Cloud Storage Security and Liabilities

Modern technology has taken the business world to heights that were unimaginable even one decade ago. The widespread use of the Internet has literally made technological advances an everyday occurrence.

One of these advances that has had a profound impact across the globe is that of cloud computing. Large and small businesses alike now depend on this technology for a variety of uses, but it’s imperative for business owners to know what they’re getting into before choosing to use cloud computing.

Cloud Dependency

The use of cloud computing has gone mainstream over the past few years. In fact, Forbes reported that over half of U.S. businesses now use some form of cloud computing. Considering the fact that this technology is relatively new, this quick growth cannot be considered anything other than staggering.

One of the main reasons for the cloud’s popularity is its versatility. Companies can use it for everything from data storage to  running a network. Small businesses that can’t afford numerous software licenses, for instance, can use software provided through cloud companies without paying a licensing fee. If they don’t like it, they can simply stop using it. When it comes to business, there’s not much that can’t be done on the cloud.

Weathering Negative Forecasts

Some people tout the notion that the cloud isn’t secure, and this can scare off wary business owners. This is unfortunate because the truth is that cloud storage services are just as safe, if not more so, than traditional storage methods. It all comes down to whether or not the technology is being properly utilized, so there are a few concerns that a business owner should always consider when deciding how to use the cloud.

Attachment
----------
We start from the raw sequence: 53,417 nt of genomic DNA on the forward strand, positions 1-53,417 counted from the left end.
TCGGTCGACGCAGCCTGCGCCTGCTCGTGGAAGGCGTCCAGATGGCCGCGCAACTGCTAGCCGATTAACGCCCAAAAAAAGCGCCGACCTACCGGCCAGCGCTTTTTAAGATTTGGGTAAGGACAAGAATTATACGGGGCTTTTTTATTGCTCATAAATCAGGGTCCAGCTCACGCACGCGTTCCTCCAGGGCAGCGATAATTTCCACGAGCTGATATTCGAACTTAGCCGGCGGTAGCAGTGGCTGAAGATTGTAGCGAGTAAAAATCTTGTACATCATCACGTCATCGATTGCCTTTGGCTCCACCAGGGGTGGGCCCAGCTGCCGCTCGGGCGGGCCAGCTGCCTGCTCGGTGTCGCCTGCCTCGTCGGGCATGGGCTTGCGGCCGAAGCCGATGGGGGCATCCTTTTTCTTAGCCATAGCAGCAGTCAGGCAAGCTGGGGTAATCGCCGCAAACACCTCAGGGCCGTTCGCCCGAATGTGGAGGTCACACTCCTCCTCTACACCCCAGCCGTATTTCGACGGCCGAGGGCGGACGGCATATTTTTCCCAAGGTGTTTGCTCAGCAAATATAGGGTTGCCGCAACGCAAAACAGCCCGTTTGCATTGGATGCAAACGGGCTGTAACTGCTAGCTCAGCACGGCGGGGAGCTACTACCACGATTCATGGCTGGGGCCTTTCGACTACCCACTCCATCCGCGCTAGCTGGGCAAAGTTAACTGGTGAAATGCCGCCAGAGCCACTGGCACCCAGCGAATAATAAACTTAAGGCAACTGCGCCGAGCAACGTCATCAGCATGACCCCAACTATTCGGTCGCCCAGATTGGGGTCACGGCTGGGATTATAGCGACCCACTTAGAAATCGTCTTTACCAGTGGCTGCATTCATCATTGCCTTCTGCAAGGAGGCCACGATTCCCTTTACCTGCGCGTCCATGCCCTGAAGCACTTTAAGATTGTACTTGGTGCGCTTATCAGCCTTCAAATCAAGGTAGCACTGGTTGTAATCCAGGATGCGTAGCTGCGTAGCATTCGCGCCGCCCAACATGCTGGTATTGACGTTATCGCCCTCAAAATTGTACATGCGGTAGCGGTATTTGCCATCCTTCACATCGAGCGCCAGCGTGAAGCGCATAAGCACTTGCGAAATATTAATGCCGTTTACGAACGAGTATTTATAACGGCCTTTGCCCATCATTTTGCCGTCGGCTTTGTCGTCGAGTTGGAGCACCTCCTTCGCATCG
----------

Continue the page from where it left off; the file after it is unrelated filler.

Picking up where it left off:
Jurisdictional Issues: While business owners can use generic forms of cloud storage, it’s often best to invest in a cloud storage service provider like Quality Tech, for example. These providers have security that most small businesses can only dream about, and in the event of a data breach, they may assume some of the liability. It’s important, however, to know where the data is being stored. A low-cost company that stores data overseas may be bound by laws that are different from those in the states.

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Downtime: Just like other network services, cloud providers may experience downtime, and this can be detrimental to a company. Most businesses have found that their cloud providers to be wholly reliable. It’s important to do a bit of research on a specific cloud provider before settling on one.

Security Breaches: We’ve all heard of “Wikileaks” and the international hackers known as “Anonymous.” Lesson: no security system is infallible. Even the most secure government sites in the world have been hacked. The security employed by many cloud service providers, however, is more than enough to secure the typical business.

Liability Issues: Data loss and breaches can cost a company money in civil lawsuits and providing identity monitoring for customers. This, however, is more of an issue with companies that use traditional storage systems or who do their own cloud computing. A cloud storage provider can reduce the chances of a company facing serious liability.

The cloud is undoubtedly the wave of the future in the business world, and in reality, the future is now. For most businesses–large and small–there’s little doubt that the cloud will become as essential to entrepreneurial success as has the Internet.

Writer LaGeris Underwood Bell hopes this article will encourage business owners to consider the use of cloud storage services such as those provided by Quality Tech to assure the security and growth of their burgeoning enterprises.

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